With the idea of 'momentum' heading into the playoffs being alien to the Lakers, the only real consequence of this letting up of the pressure by the Laker train is the notion of home-court advantage. The Lakers, as a consequence of this losing streak, have been mathematically eliminated from the possibility of obtaining the number one and two overall seeds, and are currently tied with Boston and Miami for the number three overall seed (currently, in the event of a potential matchup between the Lakers and Boston in the Finals, the Lakers hold the tiebreaker due to having a better record against the opposite conference; whilst Miami holds the tiebreaker over L.A due to sweeping them in the regular season). Before this losing streak, the Lakers were appearing to be in good position to take the number one overall seed from San Antonio and Chicago, as it seemed they just couldn't lose.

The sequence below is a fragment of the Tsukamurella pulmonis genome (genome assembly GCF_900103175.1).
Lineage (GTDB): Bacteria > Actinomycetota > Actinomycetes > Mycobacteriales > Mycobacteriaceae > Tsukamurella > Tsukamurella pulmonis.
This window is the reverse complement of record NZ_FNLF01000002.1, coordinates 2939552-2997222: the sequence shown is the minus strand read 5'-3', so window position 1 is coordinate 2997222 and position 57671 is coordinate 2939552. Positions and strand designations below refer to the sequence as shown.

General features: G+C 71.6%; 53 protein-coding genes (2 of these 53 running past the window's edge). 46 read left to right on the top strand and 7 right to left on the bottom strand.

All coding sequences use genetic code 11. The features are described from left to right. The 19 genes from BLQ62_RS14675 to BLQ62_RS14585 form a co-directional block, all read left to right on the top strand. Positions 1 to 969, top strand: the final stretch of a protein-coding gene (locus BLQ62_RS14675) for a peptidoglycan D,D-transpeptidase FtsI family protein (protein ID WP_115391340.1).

However, the value of home-court advantage is debatable. Whilst most of the commenters here appear to be in contention that HCA can be crucial, pointing to Game 7 of the 2010 Finals as evidence, some Lakers players, namely Kobe Bryant, have doubted the value of home court, calling it 'overrated'. Looking at the Lakers' record statistically, there can be supporting evidence found for Kobe's claim, in that the Lakers' road record is only 3.5 games behind their home record; and indeed throughout the season the location of the game has made little difference. Whilst bench players such as Shannon Brown play better at home, core players such as Kobe Bryant prefer doing their work on the road.